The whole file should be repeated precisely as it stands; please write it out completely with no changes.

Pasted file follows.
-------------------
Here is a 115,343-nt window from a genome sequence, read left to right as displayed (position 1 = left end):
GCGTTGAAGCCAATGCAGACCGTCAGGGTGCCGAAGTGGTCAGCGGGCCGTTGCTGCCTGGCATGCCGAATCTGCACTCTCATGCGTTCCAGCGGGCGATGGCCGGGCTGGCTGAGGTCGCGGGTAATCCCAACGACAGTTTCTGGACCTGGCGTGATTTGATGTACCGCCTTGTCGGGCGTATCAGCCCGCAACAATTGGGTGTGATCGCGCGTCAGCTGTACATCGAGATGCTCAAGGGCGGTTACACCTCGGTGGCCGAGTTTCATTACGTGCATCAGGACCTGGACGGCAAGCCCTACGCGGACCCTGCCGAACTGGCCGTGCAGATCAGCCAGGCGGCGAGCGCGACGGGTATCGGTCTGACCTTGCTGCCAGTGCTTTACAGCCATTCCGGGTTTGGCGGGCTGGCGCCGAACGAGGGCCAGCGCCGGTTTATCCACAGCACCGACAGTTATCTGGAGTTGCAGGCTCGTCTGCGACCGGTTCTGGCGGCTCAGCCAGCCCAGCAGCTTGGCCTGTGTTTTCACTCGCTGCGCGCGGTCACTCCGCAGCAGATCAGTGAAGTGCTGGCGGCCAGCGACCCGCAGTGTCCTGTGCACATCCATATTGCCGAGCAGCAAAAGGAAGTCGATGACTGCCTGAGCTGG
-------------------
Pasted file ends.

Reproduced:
Here is a 115,343-nt window from a genome sequence, read left to right as displayed (position 1 = left end):
GCGTTGAAGCCAATGCAGACCGTCAGGGTGCCGAAGTGGTCAGCGGGCCGTTGCTGCCTGGCATGCCGAATCTGCACTCTCATGCGTTCCAGCGGGCGATGGCCGGGCTGGCTGAGGTCGCGGGTAATCCCAACGACAGTTTCTGGACCTGGCGTGATTTGATGTACCGCCTTGTCGGGCGTATCAGCCCGCAACAATTGGGTGTGATCGCGCGTCAGCTGTACATCGAGATGCTCAAGGGCGGTTACACCTCGGTGGCCGAGTTTCATTACGTGCATCAGGACCTGGACGGCAAGCCCTACGCGGACCCTGCCGAACTGGCCGTGCAGATCAGCCAGGCGGCGAGCGCGACGGGTATCGGTCTGACCTTGCTGCCAGTGCTTTACAGCCATTCCGGGTTTGGCGGGCTGGCGCCGAACGAGGGCCAGCGCCGGTTTATCCACAGCACCGACAGTTATCTGGAGTTGCAGGCTCGTCTGCGACCGGTTCTGGCGGCTCAGCCAGCCCAGCAGCTTGGCCTGTGTTTTCACTCGCTGCGCGCGGTCACTCCGCAGCAGATCAGTGAAGTGCTGGCGGCCAGCGACCCGCAGTGTCCTGTGCACATCCATATTGCCGAGCAGCAAAAGGAAGTCGATGACTGCCTGAGCTGG